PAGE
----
Zhang turned to the Data and Policy Summer Scholar Program (DPSS) to merge his expertise in the STEM field with his burgeoning interest in educational equity.
Headshot of Raymond Zhang
Raymond Zhang

When asked what led him to the Data and Policy Summer Scholar Program (DPSS), Raymond Zhang said it was his passion for education—even though his background has a strong engineering focus. He earned his BS in Industrial Systems Engineering at the University of Minnesota in 2018 and began his engineering career at The 3M Company as a Manufacturing Engineer.

However, it is his role as a Computer Science mentor at the University of Minnesota that sparked his interest in education. “I meet with current undergraduate students to discuss potential career paths in Science, Technology, Engineering, and Mathematics (STEM). Helping students recognize their passion for problem-solving while enhancing their career prospects is so gratifying.”

Although his role as a mentor spurred his interest in the value of education, it was his speech and debate coaching through the Minnesota Urban Debate League that really got him thinking about policy—specifically education policy.

“I advise a local Minnesota high school debate team of about 50 students. And as a researcher in the Minnesota Debate Teachers Association, I had the opportunity to conduct research on systemic bias in debate and served on the equity task force, a grassroots movement to address equity issues in the debate community.”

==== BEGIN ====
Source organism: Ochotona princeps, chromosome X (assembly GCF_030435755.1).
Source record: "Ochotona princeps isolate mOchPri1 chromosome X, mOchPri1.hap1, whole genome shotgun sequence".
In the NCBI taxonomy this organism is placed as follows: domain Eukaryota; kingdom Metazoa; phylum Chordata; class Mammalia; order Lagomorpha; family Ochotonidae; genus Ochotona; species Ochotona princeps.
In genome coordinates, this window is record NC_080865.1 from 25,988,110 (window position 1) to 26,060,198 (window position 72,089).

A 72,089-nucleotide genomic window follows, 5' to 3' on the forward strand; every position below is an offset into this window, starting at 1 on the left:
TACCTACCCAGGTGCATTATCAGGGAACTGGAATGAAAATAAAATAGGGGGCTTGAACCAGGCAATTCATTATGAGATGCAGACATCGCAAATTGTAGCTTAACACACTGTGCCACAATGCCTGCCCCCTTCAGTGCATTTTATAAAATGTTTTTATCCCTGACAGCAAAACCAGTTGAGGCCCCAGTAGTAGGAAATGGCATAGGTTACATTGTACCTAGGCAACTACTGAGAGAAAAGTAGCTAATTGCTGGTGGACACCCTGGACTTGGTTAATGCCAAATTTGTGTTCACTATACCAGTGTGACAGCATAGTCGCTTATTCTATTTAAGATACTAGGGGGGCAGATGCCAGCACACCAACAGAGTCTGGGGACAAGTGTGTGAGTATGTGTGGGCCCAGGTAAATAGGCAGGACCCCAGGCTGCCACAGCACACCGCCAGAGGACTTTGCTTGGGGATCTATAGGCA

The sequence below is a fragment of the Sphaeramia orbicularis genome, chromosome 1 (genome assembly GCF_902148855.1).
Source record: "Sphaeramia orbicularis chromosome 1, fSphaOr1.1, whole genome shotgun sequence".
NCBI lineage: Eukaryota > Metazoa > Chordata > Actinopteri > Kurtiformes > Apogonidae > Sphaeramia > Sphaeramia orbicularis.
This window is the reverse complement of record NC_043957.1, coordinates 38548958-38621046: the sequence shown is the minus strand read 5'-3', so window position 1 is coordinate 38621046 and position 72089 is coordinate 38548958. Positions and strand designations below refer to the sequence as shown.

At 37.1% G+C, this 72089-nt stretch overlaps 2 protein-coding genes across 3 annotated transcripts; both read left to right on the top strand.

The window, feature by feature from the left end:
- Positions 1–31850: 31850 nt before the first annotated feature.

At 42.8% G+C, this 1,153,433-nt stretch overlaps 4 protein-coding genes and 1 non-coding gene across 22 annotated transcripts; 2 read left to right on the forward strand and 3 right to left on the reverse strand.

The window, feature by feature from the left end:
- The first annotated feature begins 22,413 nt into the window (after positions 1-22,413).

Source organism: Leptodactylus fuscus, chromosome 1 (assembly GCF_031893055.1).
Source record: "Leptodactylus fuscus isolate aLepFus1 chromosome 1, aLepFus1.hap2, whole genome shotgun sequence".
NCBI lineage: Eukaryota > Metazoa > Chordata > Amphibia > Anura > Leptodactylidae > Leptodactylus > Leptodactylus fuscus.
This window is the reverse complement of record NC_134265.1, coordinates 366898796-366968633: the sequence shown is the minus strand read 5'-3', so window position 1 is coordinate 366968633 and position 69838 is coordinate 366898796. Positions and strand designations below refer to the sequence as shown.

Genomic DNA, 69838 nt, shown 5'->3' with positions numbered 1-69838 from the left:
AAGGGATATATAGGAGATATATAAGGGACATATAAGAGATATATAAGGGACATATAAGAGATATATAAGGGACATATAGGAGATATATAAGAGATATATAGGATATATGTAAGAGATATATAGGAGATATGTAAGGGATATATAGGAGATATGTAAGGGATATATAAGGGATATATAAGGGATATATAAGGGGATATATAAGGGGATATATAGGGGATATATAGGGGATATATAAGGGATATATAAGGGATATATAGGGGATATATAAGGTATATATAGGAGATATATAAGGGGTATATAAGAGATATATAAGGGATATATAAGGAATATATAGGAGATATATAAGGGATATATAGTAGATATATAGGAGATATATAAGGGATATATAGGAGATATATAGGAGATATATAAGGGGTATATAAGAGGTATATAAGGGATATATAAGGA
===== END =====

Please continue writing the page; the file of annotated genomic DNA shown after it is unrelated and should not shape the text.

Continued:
Zhang’s passion for teaching students translated to his desire to address equity and systemic issues that affect them. “My interest in education equity inspired me to learn more about public policy—especially education policy. The [DPSS] program at Harris seemed an ideal way to explore these interests—and get a taste of the graduate school experience at UChicago.”

Zhang said that even with his heavy background in statistics, the DPSS program provided him with important new analytical tools.  “It was such an enriching opportunity to work directly with Professor Austin Wright on his research, writing literature reviews and researching high impact journal publications on how illicit markets (opium production in this case) affects territory control within Afghanistan. I also really enjoyed peer review with my classmates—it is kind of like a puzzle trying to reverse engineer their thought process and then finding areas where we can use our data and newfound expertise to question assumptions. The data visualization skills have been invaluable as I seek to advance my career, the analytics have already proven useful in my coaching, and the DPSS experience really made me look forward to applying to grad school.”

Zhang also found the networks he built during DPSS invaluable. “I especially enjoyed getting to know everyone in the program, from the teaching staff to the students. After class, I would follow up with them to discuss the most interesting parts of the lessons, and having policy conversations with students from across the world was fascinating.”

“I would advise anyone interested in DPSS to attend a virtual session to learn more. The staff are incredibly helpful and engaged and will answer any questions you may have.” Overall, Zhang felt the DPSS program was the perfect blend of his expertise in the STEM field and his passion for educational equity. “The DPSS program was one of the only programs that had the emphasis I wanted: data-driven, highly analytical, but also in the field of social science. I don’t think there are many programs that offer that.”